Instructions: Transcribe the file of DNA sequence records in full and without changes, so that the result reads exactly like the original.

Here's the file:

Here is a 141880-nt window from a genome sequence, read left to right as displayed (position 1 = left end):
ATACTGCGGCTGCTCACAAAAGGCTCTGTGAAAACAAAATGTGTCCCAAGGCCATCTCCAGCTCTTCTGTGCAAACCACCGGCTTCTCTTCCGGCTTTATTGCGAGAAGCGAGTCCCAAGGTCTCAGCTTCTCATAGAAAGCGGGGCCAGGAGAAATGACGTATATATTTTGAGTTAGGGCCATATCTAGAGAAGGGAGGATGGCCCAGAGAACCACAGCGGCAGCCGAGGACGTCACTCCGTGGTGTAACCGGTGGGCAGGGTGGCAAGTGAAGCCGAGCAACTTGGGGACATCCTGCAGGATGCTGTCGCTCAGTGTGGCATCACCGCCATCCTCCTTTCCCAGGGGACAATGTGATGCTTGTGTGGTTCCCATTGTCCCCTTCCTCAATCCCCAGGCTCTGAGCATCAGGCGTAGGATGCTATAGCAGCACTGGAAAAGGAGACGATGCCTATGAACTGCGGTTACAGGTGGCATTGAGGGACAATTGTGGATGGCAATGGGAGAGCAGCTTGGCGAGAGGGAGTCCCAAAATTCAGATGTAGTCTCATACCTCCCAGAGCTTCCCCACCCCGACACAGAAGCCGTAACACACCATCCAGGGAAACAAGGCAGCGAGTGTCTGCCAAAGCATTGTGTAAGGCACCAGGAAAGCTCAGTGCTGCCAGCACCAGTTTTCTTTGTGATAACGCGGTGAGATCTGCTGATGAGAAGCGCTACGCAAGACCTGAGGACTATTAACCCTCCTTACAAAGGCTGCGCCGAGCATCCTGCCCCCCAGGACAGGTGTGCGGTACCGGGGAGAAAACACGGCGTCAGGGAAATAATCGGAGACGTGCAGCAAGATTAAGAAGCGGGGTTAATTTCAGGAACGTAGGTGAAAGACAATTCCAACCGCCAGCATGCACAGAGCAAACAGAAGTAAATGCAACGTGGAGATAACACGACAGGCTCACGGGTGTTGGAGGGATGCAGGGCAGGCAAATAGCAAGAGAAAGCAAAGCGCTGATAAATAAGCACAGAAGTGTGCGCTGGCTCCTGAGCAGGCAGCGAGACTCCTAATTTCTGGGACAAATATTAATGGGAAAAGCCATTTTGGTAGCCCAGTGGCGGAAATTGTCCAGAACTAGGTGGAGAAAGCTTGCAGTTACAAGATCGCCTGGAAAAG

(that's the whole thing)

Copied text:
Here is a 141880-nt window from a genome sequence, read left to right as displayed (position 1 = left end):
ATACTGCGGCTGCTCACAAAAGGCTCTGTGAAAACAAAATGTGTCCCAAGGCCATCTCCAGCTCTTCTGTGCAAACCACCGGCTTCTCTTCCGGCTTTATTGCGAGAAGCGAGTCCCAAGGTCTCAGCTTCTCATAGAAAGCGGGGCCAGGAGAAATGACGTATATATTTTGAGTTAGGGCCATATCTAGAGAAGGGAGGATGGCCCAGAGAACCACAGCGGCAGCCGAGGACGTCACTCCGTGGTGTAACCGGTGGGCAGGGTGGCAAGTGAAGCCGAGCAACTTGGGGACATCCTGCAGGATGCTGTCGCTCAGTGTGGCATCACCGCCATCCTCCTTTCCCAGGGGACAATGTGATGCTTGTGTGGTTCCCATTGTCCCCTTCCTCAATCCCCAGGCTCTGAGCATCAGGCGTAGGATGCTATAGCAGCACTGGAAAAGGAGACGATGCCTATGAACTGCGGTTACAGGTGGCATTGAGGGACAATTGTGGATGGCAATGGGAGAGCAGCTTGGCGAGAGGGAGTCCCAAAATTCAGATGTAGTCTCATACCTCCCAGAGCTTCCCCACCCCGACACAGAAGCCGTAACACACCATCCAGGGAAACAAGGCAGCGAGTGTCTGCCAAAGCATTGTGTAAGGCACCAGGAAAGCTCAGTGCTGCCAGCACCAGTTTTCTTTGTGATAACGCGGTGAGATCTGCTGATGAGAAGCGCTACGCAAGACCTGAGGACTATTAACCCTCCTTACAAAGGCTGCGCCGAGCATCCTGCCCCCCAGGACAGGTGTGCGGTACCGGGGAGAAAACACGGCGTCAGGGAAATAATCGGAGACGTGCAGCAAGATTAAGAAGCGGGGTTAATTTCAGGAACGTAGGTGAAAGACAATTCCAACCGCCAGCATGCACAGAGCAAACAGAAGTAAATGCAACGTGGAGATAACACGACAGGCTCACGGGTGTTGGAGGGATGCAGGGCAGGCAAATAGCAAGAGAAAGCAAAGCGCTGATAAATAAGCACAGAAGTGTGCGCTGGCTCCTGAGCAGGCAGCGAGACTCCTAATTTCTGGGACAAATATTAATGGGAAAAGCCATTTTGGTAGCCCAGTGGCGGAAATTGTCCAGAACTAGGTGGAGAAAGCTTGCAGTTACAAGATCGCCTGGAAAAG